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If your child has a cell phone, you can call or text him to find out where he is and what he's doing and inform him of your own plans.

It can make you feel safer just knowing where your kids are.

No doubt about it: Cell phones are a great way to stay in touch anytime, anywhere. It’s a tough call for many parents because it’s not just about age.

You need to know what's involved -- in terms of both the phone and your child's well-being -- and the potential consequences of letting your child have a phone before deciding about adding that second line to your account.- You can't beat the convenience.

In a recent survey, four out of five cell-owning teens sleep with their phone on or by their beds, and teens who text were 42% more likely than those who don't to keep their device close at night in case they got a text. You can set some ground rules with a phone curfew to ensure your child gets a good night’s rest. A Virginia Tech Transportation Institute study shows it’s the most distracting task a driver can do.

Other research has found that talking on the phone -- hands-free or not -- affects driving ability as much as drinking alcohol.

But early studies show that frequent texting and emailing can disrupt kids' concentration.

It can also become compulsive if kids start being "on call" 24/7 to keep up with their friends.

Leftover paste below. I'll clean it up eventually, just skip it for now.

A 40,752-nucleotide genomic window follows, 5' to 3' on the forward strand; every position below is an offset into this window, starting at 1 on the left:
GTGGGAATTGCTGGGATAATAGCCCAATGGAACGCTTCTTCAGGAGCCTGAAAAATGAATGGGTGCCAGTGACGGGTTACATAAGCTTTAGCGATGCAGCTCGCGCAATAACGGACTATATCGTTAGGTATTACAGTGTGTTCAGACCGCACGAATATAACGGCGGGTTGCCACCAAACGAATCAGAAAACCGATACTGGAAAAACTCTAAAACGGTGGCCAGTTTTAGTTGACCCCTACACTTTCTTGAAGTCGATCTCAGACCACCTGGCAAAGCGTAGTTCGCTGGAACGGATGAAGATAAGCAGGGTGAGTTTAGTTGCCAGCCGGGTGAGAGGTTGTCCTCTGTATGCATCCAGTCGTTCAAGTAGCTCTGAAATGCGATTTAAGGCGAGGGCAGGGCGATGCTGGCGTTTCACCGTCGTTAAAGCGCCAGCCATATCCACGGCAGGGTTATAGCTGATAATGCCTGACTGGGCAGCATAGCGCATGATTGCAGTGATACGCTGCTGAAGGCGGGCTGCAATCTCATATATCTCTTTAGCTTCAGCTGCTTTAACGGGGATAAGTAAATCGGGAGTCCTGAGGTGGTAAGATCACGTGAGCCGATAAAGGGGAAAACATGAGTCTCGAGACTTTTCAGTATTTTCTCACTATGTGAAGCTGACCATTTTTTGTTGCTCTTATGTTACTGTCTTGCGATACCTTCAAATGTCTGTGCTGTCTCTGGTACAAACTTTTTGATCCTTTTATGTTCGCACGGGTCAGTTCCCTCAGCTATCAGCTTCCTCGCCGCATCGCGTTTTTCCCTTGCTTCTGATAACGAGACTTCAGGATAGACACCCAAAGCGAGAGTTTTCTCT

Does that affect health -- especially if children start using phones at a very young age when their brains are still developing?

And in an emergency, a cell phone can be crucial if your child needs to reach you -- or vice versa.

That's partly why many parents are buying their kids cell phones.

In 2011, an international study showed no link between cell phone use and brain tumors in adolescents and teens.

The researchers pointed out, though, that the people in that study didn't use their phones as much as people do today. Joel Moskowitz, director of the Center for Family and Community Health at UC Berkeley's School of Public Health, says, "It will take several decades to get conclusive evidence on this." The FDA's web site states that "the scientific evidence does not show a danger to any users of cell phones from radiofrequency energy exposure, including children and teenagers." It's possible for cell phone users to reduce their exposure by spending less time on the phone or by using a hands-free device or speaker mode when making a call.

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